Port Washington North is reconstructing its building department to create a superintendent's post, Mayor Bob Weitzner said.
The village has had an informal department for years, but officials are expected to pass a law formalizing the unit Tuesday night. The department will have a new post of superintendent of buildings instead of the two building inspectors it now has.
Village officials plan to appoint Robert Barbach, one of the building inspectors, as superintendent to oversee a building inspector.
The move creates a hierarchy -- important for when residents have complaints, want to challenge a decision or want a supervisor's opinion, Weitzner said.
Currently if a resident has "a problem with the building inspector, there is no one you can go to," the mayor said.
The two part-time hourly employees will not receive additional compensation with the change.
"It legitimizes the department a little bit more," Weitzner said. "You have to formally create the building department."
The village has 3,100 residents and in the past 12 months has received 270 building permit applications.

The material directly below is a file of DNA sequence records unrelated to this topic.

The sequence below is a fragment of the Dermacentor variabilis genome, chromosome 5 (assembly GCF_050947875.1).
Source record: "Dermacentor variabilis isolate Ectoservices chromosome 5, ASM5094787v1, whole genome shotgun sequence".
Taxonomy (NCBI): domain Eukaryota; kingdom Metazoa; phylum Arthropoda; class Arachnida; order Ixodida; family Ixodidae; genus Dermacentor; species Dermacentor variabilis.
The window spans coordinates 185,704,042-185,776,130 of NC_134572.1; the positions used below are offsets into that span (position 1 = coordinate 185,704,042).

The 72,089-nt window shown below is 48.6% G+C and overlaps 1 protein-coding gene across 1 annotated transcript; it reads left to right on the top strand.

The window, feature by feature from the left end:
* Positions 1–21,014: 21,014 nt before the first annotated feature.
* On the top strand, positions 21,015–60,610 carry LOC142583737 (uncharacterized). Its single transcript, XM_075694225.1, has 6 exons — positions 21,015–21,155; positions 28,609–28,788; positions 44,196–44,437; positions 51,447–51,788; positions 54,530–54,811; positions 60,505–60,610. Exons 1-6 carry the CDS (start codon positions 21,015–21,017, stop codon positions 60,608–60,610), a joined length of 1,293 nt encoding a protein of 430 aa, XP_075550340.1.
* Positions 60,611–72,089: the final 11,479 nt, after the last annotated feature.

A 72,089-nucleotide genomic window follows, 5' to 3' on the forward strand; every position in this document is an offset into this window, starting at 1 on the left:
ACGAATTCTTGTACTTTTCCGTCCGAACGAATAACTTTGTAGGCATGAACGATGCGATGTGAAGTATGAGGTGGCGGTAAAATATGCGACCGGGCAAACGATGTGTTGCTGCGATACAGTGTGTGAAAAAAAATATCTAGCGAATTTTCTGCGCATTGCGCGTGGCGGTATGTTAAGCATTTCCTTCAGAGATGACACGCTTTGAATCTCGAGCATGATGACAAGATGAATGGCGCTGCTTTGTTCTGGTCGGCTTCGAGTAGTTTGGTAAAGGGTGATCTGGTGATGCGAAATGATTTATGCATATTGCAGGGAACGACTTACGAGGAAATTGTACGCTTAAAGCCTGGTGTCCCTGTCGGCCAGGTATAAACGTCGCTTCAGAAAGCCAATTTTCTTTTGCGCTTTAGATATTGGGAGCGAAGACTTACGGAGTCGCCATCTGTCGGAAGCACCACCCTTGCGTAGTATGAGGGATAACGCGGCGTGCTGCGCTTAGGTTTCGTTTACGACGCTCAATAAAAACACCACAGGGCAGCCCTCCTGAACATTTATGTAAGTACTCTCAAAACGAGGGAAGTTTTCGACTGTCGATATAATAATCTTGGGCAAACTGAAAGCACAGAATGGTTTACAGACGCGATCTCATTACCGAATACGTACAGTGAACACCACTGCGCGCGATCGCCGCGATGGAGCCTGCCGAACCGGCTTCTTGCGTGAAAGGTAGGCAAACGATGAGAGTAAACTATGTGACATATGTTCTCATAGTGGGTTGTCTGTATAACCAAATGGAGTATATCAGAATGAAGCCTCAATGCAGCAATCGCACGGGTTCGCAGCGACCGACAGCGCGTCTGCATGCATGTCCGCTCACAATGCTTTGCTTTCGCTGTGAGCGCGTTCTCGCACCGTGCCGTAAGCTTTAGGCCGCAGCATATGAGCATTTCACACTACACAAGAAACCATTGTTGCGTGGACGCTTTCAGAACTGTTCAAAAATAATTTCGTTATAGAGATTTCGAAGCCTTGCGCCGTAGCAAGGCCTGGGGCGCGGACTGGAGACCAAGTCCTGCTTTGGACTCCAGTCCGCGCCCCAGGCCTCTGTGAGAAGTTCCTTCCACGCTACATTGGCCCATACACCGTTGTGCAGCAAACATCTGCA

Mitchell Pally, chief executive of the Long Island Builders Institute in Islandia, said local building departments have become increasingly important to Long Islanders after the damage from superstorm Sandy in 2012 and the record floods on the South Shore last month.
"A building department is the main interaction with people and their local governments if they need a permit or need repairs," Pally said.
Designating a superintendent is essential to customer service, Pally said. "In any entity if you don't get satisfaction, you need to know who is the supervisor, the person you complain to."
The Port Washington North department also will have more space now that the village has moved into new offices at 3 Pleasant Ave. The department spent nearly a decade working out of a strip mall next to a pet shop and a nail salon, where odors and animal noises wafted into the business of daily government.
Arthur Buhr Jr. and Arthur Buhr III, principals of Total Dollar Insurance, said the village hall and its streams of visitors have been a welcome addition to the Pleasant Avenue commercial complex.
"It makes us a part of the community," Buhr Jr. said. "I didn't realize that many people come in and pay their taxes in person."
The new building department office has desks large enough for people to spread out plans. Before, "it wasn't a department -- it was a desk," Weitzner said.
Construction is increasing on Long Island's North Shore, Pally said. "What you're seeing is repairs, renovations, and I think as the economy is getting better, more and more entities are beginning to do capital improvements," he said.
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